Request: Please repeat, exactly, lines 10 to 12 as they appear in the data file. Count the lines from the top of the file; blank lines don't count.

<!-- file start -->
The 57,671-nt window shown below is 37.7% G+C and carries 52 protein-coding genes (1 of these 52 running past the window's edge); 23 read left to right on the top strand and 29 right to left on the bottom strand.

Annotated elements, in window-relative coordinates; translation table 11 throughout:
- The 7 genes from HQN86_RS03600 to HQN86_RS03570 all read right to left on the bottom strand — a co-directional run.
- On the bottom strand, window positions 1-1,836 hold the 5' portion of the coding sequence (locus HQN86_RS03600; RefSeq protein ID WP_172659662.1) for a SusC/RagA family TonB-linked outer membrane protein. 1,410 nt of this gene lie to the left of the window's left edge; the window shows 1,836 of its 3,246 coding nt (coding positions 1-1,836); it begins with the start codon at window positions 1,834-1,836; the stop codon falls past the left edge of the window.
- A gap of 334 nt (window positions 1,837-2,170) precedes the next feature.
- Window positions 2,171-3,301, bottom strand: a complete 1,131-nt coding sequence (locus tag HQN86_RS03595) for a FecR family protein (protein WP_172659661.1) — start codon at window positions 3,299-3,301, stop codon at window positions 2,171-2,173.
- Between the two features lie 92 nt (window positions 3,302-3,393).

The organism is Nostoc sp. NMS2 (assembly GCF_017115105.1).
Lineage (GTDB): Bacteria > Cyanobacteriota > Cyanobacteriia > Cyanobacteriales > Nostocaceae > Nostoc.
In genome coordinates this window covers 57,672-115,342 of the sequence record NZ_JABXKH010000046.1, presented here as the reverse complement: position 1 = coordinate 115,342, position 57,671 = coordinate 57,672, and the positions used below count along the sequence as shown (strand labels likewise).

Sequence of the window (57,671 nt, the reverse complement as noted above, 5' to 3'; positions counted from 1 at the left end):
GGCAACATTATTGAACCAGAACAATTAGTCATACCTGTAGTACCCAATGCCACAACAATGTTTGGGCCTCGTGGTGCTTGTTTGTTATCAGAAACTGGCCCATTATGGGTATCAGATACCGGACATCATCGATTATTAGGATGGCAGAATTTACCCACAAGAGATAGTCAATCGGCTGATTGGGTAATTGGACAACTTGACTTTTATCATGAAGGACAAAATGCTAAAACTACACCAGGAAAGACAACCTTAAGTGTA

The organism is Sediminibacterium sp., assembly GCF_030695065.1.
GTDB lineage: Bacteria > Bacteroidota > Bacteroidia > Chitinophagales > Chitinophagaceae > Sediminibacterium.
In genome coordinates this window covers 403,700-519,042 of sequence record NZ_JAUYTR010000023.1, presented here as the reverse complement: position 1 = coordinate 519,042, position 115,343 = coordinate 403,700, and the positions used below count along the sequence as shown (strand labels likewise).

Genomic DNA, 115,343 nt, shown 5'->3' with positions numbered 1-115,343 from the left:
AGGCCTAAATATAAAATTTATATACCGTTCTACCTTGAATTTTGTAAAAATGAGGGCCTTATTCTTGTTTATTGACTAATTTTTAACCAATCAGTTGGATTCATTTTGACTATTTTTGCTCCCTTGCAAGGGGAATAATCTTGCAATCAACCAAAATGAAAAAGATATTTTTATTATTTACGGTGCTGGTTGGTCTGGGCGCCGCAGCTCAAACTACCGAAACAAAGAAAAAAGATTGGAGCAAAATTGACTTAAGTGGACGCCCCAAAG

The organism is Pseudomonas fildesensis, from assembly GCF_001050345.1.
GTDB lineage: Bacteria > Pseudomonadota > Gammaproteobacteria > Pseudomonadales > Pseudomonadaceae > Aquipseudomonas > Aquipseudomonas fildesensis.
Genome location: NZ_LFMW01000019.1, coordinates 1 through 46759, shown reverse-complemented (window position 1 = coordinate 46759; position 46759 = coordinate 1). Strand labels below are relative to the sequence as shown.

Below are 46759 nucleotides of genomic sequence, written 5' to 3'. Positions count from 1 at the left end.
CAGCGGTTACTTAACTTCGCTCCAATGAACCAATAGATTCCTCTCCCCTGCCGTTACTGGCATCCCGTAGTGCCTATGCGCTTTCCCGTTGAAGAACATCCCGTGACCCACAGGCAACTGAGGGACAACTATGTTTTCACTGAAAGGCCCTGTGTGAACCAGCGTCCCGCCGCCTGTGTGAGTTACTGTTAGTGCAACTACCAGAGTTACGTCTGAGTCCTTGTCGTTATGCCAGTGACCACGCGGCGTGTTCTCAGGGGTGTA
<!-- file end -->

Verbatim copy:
In genome coordinates this window covers 57,672-115,342 of the sequence record NZ_JABXKH010000046.1, presented here as the reverse complement: position 1 = coordinate 115,342, position 57,671 = coordinate 57,672, and the positions used below count along the sequence as shown (strand labels likewise).

Sequence of the window (57,671 nt, the reverse complement as noted above, 5' to 3'; positions counted from 1 at the left end):
GGCAACATTATTGAACCAGAACAATTAGTCATACCTGTAGTACCCAATGCCACAACAATGTTTGGGCCTCGTGGTGCTTGTTTGTTATCAGAAACTGGCCCATTATGGGTATCAGATACCGGACATCATCGATTATTAGGATGGCAGAATTTACCCACAAGAGATAGTCAATCGGCTGATTGGGTAATTGGACAACTTGACTTTTATCATGAAGGACAAAATGCTAAAACTACACCAGGAAAGACAACCTTAAGTGTA